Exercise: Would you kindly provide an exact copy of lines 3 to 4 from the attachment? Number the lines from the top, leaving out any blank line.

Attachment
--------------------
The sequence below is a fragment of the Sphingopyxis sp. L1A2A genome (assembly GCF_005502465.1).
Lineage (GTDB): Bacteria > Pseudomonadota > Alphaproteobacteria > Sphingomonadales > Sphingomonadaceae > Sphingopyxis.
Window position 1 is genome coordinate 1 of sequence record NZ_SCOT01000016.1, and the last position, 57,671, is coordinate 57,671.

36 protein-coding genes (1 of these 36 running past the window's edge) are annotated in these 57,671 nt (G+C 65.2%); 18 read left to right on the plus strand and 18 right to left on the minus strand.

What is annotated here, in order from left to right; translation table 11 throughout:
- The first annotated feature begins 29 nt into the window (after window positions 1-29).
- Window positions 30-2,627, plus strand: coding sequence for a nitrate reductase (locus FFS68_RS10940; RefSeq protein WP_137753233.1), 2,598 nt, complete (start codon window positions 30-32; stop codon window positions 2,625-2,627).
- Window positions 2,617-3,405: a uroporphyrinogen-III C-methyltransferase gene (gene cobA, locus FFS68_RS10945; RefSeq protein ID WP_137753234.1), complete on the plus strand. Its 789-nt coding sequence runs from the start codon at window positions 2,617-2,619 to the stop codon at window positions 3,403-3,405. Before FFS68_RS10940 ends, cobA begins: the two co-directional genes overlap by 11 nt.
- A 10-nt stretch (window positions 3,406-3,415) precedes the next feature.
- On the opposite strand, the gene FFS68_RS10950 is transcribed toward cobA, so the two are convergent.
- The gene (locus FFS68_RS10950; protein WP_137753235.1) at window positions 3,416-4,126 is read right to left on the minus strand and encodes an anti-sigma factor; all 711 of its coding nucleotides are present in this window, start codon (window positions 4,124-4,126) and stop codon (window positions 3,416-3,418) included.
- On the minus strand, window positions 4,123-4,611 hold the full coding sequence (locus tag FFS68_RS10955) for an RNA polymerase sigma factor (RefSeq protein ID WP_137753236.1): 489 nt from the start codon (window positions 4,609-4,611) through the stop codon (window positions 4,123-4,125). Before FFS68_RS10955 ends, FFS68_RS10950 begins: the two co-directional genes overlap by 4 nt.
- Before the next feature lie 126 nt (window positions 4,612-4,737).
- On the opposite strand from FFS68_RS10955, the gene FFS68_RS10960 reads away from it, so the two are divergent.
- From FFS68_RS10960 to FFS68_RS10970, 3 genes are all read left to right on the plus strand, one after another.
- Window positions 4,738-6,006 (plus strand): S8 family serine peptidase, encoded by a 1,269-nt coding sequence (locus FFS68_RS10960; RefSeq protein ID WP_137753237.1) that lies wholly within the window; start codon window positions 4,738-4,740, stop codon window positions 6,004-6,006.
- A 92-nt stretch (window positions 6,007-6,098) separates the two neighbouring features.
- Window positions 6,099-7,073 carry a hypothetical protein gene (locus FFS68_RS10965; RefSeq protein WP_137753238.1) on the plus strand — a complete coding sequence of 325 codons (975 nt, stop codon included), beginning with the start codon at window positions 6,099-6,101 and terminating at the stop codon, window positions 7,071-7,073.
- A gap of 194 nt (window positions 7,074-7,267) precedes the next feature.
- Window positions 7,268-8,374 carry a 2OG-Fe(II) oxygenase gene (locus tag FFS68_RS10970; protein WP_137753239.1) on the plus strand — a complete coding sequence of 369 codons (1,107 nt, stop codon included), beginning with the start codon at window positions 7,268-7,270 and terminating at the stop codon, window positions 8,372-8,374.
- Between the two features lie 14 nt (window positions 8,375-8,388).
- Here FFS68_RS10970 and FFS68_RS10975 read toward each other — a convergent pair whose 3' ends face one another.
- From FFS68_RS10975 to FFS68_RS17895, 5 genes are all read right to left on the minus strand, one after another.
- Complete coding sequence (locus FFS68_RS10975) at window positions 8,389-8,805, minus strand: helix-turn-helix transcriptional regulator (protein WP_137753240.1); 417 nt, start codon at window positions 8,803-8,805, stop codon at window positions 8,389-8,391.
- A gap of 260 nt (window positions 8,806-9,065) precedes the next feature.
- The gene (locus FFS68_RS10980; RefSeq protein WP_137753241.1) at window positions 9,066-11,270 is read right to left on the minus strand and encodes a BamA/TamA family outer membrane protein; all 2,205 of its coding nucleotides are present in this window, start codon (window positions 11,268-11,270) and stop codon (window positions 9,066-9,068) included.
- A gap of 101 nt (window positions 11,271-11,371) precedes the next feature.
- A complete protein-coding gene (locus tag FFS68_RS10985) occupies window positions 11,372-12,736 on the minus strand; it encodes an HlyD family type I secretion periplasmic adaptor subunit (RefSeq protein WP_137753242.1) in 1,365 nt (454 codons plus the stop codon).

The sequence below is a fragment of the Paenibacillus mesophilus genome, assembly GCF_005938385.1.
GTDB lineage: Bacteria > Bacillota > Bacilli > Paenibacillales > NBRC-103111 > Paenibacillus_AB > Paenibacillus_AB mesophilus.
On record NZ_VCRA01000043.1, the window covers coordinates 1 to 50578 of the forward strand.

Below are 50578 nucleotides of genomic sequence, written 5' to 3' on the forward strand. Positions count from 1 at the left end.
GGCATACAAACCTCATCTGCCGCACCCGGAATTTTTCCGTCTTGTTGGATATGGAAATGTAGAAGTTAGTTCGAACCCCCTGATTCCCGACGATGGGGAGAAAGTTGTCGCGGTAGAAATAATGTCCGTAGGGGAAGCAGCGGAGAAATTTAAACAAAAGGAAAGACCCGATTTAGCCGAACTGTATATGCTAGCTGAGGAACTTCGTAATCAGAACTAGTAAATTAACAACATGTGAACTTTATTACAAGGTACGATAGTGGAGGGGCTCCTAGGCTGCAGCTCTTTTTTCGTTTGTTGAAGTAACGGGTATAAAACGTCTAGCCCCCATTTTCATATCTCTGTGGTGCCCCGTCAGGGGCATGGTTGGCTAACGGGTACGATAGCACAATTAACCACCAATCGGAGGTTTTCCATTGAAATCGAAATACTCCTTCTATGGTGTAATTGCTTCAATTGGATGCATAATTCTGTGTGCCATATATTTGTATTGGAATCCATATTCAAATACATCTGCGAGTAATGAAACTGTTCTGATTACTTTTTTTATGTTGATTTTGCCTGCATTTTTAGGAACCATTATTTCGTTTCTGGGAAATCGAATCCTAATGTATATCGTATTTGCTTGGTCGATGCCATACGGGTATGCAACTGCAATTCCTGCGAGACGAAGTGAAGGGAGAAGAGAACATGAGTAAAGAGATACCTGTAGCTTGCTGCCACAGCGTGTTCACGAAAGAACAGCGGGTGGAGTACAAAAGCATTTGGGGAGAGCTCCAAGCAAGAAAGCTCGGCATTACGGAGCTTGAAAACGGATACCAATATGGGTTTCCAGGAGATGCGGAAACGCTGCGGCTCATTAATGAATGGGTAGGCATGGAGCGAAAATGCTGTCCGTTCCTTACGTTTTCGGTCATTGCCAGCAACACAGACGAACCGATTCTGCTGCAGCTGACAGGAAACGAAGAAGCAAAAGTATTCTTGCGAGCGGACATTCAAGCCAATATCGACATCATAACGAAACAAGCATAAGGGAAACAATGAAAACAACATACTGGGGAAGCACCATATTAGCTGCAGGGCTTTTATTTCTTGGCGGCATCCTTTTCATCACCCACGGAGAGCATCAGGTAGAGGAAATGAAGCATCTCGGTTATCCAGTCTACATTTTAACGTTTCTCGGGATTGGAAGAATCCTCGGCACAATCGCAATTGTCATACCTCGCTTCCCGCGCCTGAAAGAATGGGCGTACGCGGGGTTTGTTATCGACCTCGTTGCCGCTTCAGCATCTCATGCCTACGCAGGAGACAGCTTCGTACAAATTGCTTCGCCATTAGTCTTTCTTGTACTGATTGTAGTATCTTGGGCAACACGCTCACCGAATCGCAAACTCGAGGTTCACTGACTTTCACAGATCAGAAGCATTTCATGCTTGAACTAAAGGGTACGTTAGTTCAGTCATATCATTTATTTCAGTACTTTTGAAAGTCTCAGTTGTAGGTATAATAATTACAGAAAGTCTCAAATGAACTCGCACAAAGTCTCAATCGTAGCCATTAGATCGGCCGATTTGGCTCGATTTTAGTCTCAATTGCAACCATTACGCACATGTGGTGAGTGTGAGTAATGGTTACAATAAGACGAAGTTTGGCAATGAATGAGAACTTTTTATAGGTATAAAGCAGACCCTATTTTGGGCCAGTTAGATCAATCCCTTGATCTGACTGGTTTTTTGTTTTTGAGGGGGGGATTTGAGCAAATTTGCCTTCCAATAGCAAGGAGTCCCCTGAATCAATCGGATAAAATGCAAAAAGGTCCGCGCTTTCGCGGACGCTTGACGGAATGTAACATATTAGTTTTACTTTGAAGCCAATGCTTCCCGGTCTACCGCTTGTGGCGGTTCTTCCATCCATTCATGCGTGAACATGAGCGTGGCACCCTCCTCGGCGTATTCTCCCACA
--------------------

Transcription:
Window position 1 is genome coordinate 1 of sequence record NZ_SCOT01000016.1, and the last position, 57,671, is coordinate 57,671.

36 protein-coding genes (1 of these 36 running past the window's edge) are annotated in these 57,671 nt (G+C 65.2%); 18 read left to right on the plus strand and 18 right to left on the minus strand.